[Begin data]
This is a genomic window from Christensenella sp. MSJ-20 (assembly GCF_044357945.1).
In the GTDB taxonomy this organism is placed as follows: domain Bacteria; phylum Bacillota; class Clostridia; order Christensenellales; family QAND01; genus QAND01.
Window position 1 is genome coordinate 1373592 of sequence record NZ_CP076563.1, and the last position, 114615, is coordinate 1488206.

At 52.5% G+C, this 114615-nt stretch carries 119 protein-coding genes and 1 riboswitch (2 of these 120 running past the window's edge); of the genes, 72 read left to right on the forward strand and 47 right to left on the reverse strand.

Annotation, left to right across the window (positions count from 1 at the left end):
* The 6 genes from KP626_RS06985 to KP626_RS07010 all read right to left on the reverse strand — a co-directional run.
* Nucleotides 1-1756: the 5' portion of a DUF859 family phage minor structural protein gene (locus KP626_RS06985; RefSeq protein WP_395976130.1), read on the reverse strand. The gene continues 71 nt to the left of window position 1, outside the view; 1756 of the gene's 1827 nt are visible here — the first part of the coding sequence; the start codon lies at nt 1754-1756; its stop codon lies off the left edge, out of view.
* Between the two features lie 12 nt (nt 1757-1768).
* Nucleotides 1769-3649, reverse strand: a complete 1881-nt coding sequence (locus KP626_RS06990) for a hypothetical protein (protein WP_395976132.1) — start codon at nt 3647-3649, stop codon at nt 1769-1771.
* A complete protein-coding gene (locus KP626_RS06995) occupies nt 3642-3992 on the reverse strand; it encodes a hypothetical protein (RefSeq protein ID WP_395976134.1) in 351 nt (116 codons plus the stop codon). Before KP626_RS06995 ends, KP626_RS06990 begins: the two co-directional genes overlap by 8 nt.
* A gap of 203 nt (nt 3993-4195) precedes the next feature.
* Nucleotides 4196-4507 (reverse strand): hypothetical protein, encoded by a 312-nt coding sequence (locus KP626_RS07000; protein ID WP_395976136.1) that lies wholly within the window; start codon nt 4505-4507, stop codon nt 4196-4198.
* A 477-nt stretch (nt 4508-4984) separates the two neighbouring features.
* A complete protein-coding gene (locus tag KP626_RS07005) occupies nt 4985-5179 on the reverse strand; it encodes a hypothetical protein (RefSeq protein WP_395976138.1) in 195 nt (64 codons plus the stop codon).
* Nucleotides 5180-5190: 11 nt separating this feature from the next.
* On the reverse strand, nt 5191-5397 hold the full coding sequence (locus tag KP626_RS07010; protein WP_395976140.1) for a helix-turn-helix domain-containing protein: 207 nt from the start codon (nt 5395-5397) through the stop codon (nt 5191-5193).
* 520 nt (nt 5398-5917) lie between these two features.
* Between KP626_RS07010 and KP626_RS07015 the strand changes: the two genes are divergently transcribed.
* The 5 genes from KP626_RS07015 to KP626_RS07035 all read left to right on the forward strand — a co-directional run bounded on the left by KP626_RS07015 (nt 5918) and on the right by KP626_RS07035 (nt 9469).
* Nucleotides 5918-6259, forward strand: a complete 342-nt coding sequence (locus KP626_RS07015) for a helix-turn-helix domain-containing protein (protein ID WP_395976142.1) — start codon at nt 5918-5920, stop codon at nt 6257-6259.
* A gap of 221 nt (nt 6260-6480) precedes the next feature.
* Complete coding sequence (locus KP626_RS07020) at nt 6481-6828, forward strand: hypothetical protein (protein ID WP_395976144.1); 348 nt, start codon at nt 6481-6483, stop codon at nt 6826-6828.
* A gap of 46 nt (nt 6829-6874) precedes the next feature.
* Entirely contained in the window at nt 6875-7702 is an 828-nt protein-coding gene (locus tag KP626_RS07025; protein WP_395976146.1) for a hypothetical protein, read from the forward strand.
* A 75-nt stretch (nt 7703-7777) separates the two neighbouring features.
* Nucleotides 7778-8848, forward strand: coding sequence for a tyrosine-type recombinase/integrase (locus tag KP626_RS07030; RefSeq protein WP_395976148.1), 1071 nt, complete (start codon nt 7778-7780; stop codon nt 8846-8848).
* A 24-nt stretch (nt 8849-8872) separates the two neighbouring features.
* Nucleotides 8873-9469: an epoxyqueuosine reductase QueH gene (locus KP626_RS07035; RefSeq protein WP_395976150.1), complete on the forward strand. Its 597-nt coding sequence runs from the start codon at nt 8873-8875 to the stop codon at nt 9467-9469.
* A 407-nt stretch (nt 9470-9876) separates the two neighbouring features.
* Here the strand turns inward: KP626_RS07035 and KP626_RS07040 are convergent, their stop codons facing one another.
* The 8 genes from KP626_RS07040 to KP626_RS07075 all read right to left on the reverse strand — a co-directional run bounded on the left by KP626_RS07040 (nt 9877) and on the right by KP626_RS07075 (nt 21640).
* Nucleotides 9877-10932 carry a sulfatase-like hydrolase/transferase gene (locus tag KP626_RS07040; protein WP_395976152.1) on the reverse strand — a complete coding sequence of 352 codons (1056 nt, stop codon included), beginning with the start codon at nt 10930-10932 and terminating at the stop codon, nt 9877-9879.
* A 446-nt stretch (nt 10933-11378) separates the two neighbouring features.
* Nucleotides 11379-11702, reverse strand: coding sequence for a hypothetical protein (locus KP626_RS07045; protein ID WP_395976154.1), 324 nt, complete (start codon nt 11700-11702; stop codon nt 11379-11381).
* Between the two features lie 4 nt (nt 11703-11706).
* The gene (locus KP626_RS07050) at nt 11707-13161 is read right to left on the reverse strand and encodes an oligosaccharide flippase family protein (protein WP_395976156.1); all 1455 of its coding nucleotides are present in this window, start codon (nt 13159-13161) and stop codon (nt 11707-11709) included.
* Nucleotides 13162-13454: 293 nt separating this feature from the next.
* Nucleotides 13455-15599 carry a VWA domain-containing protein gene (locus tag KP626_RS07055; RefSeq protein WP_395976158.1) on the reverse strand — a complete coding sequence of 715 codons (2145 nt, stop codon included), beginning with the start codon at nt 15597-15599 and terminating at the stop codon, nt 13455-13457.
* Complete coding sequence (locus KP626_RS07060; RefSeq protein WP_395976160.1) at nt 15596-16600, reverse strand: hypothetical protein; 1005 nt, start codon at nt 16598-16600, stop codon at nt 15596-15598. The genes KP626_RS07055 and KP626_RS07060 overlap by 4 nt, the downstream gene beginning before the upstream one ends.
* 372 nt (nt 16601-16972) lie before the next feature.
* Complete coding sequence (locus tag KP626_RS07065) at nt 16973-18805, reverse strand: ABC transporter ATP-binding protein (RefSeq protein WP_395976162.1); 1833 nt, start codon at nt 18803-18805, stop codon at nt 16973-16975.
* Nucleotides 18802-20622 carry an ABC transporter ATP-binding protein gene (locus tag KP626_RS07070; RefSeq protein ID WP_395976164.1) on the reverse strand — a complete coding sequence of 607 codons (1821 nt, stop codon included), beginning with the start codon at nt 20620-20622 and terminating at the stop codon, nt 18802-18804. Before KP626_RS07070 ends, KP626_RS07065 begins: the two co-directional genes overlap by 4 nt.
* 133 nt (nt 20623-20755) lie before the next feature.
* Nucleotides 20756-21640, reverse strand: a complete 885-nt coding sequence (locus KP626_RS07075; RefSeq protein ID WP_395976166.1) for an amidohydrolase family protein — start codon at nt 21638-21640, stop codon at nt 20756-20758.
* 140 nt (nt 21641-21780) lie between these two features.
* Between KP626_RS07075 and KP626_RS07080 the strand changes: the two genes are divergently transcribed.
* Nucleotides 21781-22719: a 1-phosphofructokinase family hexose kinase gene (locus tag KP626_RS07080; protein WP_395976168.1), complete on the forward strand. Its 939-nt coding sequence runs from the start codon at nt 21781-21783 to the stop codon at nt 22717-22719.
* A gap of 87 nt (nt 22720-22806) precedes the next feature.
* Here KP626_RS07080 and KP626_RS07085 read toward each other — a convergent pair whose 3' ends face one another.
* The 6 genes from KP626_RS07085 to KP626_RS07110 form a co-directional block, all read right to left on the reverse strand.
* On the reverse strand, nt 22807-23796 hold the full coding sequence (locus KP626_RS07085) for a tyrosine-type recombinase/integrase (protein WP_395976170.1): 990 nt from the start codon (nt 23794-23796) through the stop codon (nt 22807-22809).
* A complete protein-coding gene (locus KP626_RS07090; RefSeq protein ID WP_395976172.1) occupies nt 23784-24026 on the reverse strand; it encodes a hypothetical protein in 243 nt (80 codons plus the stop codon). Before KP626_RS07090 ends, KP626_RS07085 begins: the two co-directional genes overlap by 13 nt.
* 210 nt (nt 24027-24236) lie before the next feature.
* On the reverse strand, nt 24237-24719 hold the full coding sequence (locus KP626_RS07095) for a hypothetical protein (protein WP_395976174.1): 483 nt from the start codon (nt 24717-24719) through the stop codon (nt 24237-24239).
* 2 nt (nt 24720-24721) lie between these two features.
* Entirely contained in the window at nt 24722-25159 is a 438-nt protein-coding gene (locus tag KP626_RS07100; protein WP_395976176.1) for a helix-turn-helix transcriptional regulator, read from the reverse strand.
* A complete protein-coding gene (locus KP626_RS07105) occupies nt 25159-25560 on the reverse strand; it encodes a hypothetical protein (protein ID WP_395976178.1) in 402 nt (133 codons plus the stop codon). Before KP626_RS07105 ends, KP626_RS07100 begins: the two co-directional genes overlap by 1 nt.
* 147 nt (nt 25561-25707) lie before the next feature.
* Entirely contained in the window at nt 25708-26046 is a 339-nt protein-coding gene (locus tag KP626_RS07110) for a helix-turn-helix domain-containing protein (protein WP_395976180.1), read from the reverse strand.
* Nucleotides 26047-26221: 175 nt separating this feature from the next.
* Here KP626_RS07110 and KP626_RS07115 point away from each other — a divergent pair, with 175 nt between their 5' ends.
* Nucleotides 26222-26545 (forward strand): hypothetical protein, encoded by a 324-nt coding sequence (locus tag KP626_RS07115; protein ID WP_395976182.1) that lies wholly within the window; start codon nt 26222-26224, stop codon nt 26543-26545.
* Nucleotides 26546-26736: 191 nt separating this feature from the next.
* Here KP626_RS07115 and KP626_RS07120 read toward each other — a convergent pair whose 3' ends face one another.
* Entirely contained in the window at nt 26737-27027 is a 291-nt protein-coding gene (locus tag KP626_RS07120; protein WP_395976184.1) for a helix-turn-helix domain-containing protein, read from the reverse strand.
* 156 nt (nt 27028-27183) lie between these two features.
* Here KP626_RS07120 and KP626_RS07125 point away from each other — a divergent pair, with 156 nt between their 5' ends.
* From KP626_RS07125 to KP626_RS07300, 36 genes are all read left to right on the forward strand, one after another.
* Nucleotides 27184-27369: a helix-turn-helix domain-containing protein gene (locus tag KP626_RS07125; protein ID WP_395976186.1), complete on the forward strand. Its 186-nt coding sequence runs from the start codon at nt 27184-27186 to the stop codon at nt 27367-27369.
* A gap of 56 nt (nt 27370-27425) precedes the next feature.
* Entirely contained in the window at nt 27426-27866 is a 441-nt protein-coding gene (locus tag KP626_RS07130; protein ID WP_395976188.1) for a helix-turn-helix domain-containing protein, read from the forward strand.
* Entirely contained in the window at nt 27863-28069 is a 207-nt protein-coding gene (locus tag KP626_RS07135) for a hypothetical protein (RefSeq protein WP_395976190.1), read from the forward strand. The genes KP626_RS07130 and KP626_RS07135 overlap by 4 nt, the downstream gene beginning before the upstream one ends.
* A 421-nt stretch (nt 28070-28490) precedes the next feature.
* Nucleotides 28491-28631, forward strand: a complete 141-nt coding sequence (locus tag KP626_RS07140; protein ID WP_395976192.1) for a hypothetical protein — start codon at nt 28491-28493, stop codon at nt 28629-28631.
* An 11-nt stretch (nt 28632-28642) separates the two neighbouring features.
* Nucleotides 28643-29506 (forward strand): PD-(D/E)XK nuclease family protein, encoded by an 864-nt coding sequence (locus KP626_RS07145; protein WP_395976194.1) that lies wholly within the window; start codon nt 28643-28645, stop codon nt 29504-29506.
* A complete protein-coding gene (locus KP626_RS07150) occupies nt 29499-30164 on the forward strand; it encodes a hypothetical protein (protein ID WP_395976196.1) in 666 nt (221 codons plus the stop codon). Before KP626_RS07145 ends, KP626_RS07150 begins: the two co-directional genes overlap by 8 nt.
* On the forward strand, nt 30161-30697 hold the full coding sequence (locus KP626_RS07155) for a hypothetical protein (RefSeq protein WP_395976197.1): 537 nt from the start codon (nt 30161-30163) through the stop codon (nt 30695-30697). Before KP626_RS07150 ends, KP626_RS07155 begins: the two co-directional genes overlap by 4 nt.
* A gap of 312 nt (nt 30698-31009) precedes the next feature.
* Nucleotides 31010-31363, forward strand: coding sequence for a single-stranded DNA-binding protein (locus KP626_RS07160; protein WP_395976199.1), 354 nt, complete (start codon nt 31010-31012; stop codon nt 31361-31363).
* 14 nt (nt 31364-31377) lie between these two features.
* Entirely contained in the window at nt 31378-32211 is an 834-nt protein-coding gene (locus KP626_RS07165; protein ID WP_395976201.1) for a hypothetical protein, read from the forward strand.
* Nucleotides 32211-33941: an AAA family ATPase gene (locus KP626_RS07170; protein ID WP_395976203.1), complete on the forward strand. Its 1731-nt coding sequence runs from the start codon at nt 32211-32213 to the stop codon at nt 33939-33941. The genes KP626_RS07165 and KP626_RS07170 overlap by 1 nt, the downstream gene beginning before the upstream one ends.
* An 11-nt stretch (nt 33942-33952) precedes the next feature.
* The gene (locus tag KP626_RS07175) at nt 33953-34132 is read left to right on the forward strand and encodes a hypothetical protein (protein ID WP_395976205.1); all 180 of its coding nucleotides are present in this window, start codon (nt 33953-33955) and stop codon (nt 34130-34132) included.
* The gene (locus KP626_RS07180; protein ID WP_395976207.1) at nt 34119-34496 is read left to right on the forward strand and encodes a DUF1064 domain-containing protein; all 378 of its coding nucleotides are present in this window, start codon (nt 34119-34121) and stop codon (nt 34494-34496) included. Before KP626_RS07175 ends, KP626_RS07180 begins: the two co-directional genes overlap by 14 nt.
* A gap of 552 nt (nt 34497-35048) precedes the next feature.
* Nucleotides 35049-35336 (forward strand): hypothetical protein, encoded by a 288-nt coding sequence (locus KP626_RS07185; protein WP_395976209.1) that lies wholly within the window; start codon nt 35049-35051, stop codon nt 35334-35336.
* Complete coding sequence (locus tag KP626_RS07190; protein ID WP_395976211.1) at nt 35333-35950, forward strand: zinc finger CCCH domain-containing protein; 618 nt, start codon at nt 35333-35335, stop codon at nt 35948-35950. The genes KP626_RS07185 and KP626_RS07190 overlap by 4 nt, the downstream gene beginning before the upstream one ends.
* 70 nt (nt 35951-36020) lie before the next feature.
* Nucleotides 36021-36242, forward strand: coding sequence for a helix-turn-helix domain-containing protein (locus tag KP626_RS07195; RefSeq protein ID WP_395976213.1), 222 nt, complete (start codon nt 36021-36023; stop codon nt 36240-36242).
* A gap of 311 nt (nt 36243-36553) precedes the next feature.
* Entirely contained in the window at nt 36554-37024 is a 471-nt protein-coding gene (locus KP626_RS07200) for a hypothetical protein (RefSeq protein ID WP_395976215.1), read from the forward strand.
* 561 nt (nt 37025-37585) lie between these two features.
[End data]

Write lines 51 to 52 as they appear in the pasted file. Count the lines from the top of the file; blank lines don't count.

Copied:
* On the reverse strand, nt 22807-23796 hold the full coding sequence (locus KP626_RS07085) for a tyrosine-type recombinase/integrase (protein WP_395976170.1): 990 nt from the start codon (nt 23794-23796) through the stop codon (nt 22807-22809).
* A complete protein-coding gene (locus KP626_RS07090; RefSeq protein ID WP_395976172.1) occupies nt 23784-24026 on the reverse strand; it encodes a hypothetical protein in 243 nt (80 codons plus the stop codon). Before KP626_RS07090 ends, KP626_RS07085 begins: the two co-directional genes overlap by 13 nt.